Director of CCCB Lab
Juan Insua has been linked since 1993 to the CCCB, where he has worked directing projects from a range of posts and responsibilities.
In the field of literature, he has been curator of the exhibitions: James Joyce’s Dublin (1995), The Lisbons of Pessoa (1997), The City of K. Kafka and Prague (1999), Cosmopolis. Borges and Buenos Aires (2002), Hyperiment. Hypertext Brought into Play (2004), Julio Cortázar (2004), The World of Gao (2004), Lector Mundi. Ten Thousand Ways to Read (2005), Kosmotica (2008) and Bolaño Archive. 1977-2003 (2013), and director of the biennial festival Kosmopolis. Amplified Literature Fest (2002 - present).
As director of cultural projects and programmes, he was head of the CCCB’s Cultural Activities Service from 2005 to 2010, where he worked in collaboration with groups and collectives of Barcelona and created projects for reflection on current affairs issues such as NOW. Meetings in the Present Continuous, I+C+i. Research and Innovation in the Cultural Sphere, Nano (children’s programme) and BCNmp7 (music programme).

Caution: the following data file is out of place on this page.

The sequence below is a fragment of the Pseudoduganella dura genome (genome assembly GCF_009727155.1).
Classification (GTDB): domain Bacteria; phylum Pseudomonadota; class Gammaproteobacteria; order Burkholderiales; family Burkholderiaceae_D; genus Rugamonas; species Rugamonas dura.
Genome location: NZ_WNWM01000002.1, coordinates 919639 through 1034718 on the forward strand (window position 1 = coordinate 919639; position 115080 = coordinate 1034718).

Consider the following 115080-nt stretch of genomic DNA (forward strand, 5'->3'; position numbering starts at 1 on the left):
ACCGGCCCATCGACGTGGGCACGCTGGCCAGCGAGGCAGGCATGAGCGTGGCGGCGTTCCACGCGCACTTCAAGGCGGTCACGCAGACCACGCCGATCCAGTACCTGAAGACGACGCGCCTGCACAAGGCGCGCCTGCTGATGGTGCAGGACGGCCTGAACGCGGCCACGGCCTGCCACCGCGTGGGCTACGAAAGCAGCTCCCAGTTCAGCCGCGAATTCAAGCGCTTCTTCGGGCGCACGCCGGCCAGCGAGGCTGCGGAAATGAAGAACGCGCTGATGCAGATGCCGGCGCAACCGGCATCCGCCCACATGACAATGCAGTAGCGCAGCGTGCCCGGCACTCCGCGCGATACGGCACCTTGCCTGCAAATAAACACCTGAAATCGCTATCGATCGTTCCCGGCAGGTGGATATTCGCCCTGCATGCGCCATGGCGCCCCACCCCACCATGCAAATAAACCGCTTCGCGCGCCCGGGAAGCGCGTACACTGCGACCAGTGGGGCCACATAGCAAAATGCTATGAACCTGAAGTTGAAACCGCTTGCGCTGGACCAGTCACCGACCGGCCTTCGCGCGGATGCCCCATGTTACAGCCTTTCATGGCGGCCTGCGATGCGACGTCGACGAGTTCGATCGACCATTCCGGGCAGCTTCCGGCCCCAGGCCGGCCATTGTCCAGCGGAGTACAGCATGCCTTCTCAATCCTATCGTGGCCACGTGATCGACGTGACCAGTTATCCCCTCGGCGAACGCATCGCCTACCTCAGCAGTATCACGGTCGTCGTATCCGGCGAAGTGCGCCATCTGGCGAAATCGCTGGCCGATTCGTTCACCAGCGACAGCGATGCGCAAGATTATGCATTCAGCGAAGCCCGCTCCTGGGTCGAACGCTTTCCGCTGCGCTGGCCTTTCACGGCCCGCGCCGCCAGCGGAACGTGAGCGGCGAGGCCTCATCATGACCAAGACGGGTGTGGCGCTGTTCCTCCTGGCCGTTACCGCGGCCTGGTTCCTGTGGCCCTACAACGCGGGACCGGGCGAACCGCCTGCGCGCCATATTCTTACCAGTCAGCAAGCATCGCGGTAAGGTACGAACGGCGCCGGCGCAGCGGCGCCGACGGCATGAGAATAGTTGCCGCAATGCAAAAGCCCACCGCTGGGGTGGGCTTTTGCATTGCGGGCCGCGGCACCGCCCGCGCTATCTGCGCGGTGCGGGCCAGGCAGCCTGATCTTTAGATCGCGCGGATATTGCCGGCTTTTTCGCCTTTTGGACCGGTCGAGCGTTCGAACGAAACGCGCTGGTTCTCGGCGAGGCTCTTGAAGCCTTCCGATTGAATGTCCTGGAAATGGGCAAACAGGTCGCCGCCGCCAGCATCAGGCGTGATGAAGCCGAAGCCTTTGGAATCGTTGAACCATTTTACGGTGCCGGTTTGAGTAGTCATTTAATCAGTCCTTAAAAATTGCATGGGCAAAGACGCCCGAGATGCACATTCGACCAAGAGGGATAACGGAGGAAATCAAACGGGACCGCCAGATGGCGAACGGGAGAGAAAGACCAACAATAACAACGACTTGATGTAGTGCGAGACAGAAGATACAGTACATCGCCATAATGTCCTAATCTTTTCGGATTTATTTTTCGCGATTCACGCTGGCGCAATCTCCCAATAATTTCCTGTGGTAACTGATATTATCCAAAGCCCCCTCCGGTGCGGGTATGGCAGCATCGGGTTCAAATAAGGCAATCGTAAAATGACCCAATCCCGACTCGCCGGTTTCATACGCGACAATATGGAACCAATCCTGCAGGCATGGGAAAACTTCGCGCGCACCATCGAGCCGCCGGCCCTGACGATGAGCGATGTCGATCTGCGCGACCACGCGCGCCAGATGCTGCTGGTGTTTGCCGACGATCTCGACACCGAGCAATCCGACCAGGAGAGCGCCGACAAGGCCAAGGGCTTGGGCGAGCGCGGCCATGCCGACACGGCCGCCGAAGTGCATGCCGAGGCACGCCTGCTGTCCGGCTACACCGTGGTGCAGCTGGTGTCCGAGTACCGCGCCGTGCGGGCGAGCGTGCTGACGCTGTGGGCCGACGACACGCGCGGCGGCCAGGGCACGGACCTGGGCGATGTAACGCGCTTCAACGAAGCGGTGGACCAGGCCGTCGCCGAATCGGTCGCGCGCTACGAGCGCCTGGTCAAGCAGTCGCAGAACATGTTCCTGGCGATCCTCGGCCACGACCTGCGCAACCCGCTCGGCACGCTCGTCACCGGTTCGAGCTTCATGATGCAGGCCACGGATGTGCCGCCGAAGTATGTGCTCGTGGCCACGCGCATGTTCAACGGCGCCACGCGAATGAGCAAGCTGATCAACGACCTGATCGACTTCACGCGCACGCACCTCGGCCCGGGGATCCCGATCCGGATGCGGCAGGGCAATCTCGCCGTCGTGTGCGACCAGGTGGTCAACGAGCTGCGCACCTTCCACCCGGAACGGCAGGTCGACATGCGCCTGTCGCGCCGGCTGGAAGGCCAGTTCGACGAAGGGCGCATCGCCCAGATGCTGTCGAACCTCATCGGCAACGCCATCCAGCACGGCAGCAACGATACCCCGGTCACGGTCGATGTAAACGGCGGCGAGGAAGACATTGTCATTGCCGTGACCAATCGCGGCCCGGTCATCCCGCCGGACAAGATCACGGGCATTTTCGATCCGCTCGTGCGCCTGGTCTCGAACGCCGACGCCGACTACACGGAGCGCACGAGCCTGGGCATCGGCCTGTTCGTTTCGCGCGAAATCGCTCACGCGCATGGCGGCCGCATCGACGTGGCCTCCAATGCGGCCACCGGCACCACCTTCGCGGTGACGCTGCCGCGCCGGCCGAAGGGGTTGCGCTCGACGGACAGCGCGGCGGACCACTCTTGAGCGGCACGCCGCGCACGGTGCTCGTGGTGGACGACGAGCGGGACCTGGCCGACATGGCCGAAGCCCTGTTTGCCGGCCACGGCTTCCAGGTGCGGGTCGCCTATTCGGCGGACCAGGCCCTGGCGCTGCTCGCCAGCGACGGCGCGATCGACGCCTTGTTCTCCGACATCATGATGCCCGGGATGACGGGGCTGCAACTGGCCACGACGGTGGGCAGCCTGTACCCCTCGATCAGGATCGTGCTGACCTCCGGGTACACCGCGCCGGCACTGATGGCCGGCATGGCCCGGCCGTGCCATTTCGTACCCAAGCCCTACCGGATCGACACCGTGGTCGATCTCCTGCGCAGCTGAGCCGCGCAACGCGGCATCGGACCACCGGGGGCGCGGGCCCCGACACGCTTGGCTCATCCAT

Since 2010 he has directed the CCCB Lab, a department involved in cultural research and innovation which publishes a blog-magazine featuring articles by experts linked to the department’s themes and carries out activities and projects such as Virtual Global Screen, Internet Universe and Cultural Innovation International Prize.
His work has been awarded different prizes and plaudits, prominently including the Premi Ciutat de Barcelona 2003 for the exhibition Cosmopolis. Borges and Buenos Aires and the Medalla FAD 2008, a medal awarded each year by Foment de les Arts i el Disseny (Arts Promotion and Design - FAD).
His latest project is the exhibition Mars. The red mirror of which he was curator and which could be visited at the CCCB from February until July 2021.
Mars. The Red Mirror
Genesis of an Exhibition
Publication date: 17/11/2021
Why Mars? An exhibition on Mars could only make sense if it connected with the great dilemmas of a present-future that has become radically strange to the human species without forgetting the fascination that the fourth planet in the solar system has exerted over the centuries.
This article summarizes the work process and the vicissitudes of an exhibition that was fully affected by the Covid-19 pandemic. The exhibition “Mars. The Red Mirror” has been a complex project, and ended up being one of the most visited exhibitions at the CCCB.